18 June 2019
Changes in the intensity or frequency of extreme climate events can profoundly increase the disruption caused by climate change. Unprecedented extreme events can be particularly challenging to people and ecosystems. The more extreme these events are, the greater the potential to push ecosystems and communities beyond their ability to cope.
The rate at which existing high temperature records have been broken has increased in response to rising global greenhouse gas emissions, and this is projected to increase further over the coming century.
New Earth Systems and Climate Change Hub research published today in Nature Climate Change examines future high monthly mean temperature records that will be so extreme they will not have been experienced previously. The paper provides projections of the rate of extreme high temperature record setting and record ‘smashing’ (when a record exceeds the previous record by a large amount) over the coming century.
The research found that the likelihood of setting at least one monthly record that ‘smashes’ the previous record by more than 1.0°C is eight times more likely if global greenhouse gas emissions are not markedly reduced, and over twenty times more likely than would be the case if human-caused greenhouse gas emissions had not occurred at all.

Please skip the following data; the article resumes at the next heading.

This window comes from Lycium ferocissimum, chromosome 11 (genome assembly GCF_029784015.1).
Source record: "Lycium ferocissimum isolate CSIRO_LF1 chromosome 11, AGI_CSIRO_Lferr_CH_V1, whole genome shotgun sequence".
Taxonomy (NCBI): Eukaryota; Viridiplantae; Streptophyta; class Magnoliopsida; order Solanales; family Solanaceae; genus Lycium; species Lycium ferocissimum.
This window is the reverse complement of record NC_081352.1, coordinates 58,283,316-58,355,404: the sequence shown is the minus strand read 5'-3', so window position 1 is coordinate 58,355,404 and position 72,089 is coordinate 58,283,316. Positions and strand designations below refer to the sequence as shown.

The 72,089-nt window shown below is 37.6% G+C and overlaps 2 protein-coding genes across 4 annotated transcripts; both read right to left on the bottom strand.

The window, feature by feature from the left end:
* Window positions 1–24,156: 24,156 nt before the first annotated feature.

More extreme monthly mean temperature records are projected to be set under a high emission scenario (RCP8.5) than under a low emissions scenario (RCP2.6), and far more of the records will be ‘smashed’ under a high emissions scenario. In addition, the highest pace at which records will be set tend to occur in the poorest countries: approximately 70% of years will see extreme temperature records set in the world’s least developed countries and in Small Island Developing States by the end of the century, whereas this figure is only 50% in wealthier nations.
These findings highlight the benefits of reducing global greenhouse emissions by the end of the 21st century in terms of reducing the pace of extreme temperature record-setting and record-smashing.
However, the study also found that even if emissions are reduced, unprecedented monthly temperature extremes are projected to occur frequently over the coming decades. This means that people who manage systems affected by extreme temperatures will need to start considering and managing risks associated with these extreme temperatures now.
This research was conducted by Hub researchers Dr Scott Power and François Delage from the Australian Bureau of Meteorology under Project 2.8 Extreme weather projections.